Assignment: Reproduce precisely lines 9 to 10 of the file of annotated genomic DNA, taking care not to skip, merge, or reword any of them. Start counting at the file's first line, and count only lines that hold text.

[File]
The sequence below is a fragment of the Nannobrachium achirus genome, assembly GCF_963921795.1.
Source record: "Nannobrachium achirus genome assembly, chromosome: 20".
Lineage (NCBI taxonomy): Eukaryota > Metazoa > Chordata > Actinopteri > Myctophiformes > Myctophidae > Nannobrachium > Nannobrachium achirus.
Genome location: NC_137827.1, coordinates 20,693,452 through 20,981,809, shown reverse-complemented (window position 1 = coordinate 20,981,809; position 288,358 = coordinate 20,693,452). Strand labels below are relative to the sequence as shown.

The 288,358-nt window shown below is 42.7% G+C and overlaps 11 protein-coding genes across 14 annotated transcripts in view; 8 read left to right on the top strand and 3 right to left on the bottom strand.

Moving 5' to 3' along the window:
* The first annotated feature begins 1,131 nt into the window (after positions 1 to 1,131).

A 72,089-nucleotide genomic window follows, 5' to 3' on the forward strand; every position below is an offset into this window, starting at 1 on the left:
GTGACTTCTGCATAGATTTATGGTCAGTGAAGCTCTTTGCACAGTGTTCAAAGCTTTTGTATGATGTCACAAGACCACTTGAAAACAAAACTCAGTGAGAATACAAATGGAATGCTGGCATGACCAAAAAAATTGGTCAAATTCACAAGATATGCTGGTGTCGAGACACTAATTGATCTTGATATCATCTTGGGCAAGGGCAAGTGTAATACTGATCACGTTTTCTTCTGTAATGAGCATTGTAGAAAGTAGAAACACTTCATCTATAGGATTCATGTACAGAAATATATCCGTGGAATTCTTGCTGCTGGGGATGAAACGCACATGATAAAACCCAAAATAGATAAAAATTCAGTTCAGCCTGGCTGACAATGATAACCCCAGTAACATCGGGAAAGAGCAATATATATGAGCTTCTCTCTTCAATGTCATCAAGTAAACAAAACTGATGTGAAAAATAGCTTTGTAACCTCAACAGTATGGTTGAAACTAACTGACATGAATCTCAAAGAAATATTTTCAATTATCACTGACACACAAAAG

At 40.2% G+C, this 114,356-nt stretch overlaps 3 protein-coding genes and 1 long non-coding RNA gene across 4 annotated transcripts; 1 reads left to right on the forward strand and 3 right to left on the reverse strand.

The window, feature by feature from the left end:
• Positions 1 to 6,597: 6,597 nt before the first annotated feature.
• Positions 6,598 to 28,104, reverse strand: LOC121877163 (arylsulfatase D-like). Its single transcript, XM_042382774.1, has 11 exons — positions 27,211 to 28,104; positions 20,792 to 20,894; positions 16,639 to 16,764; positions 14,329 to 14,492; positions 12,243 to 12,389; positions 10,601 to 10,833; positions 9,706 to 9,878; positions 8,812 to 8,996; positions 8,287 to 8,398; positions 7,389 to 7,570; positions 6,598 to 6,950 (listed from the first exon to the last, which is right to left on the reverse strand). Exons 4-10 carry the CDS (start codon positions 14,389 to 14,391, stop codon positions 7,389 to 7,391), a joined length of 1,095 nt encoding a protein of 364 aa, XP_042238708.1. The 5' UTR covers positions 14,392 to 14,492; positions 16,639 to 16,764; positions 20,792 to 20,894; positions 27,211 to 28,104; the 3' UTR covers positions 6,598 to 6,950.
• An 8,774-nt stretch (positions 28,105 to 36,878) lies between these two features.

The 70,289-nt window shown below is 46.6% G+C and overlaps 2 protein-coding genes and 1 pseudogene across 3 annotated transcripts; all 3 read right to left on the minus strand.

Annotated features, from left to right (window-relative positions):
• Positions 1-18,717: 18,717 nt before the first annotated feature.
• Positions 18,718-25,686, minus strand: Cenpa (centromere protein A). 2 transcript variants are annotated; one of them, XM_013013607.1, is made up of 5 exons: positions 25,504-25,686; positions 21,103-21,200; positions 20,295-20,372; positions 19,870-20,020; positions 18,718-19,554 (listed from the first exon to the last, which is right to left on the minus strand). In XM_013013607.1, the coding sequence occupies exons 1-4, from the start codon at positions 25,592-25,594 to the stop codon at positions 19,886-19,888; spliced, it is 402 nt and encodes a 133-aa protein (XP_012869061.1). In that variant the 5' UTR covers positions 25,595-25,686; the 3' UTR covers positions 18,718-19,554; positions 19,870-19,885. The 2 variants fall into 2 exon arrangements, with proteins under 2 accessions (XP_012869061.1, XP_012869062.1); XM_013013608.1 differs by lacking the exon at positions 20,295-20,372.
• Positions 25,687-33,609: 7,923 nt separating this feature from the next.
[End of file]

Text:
GTGACTTCTGCATAGATTTATGGTCAGTGAAGCTCTTTGCACAGTGTTCAAAGCTTTTGTATGATGTCACAAGACCACTTGAAAACAAAACTCAGTGAGAATACAAATGGAATGCTGGCATGACCAAAAAAATTGGTCAAATTCACAAGATATGCTGGTGTCGAGACACTAATTGATCTTGATATCATCTTGGGCAAGGGCAAGTGTAATACTGATCACGTTTTCTTCTGTAATGAGCATTGTAGAAAGTAGAAACACTTCATCTATAGGATTCATGTACAGAAATATATCCGTGGAATTCTTGCTGCTGGGGATGAAACGCACATGATAAAACCCAAAATAGATAAAAATTCAGTTCAGCCTGGCTGACAATGATAACCCCAGTAACATCGGGAAAGAGCAATATATATGAGCTTCTCTCTTCAATGTCATCAAGTAAACAAAACTGATGTGAAAAATAGCTTTGTAACCTCAACAGTATGGTTGAAACTAACTGACATGAATCTCAAAGAAATATTTTCAATTATCACTGACACACAAAAG

At 40.2% G+C, this 114,356-nt stretch overlaps 3 protein-coding genes and 1 long non-coding RNA gene across 4 annotated transcripts; 1 reads left to right on the forward strand and 3 right to left on the reverse strand.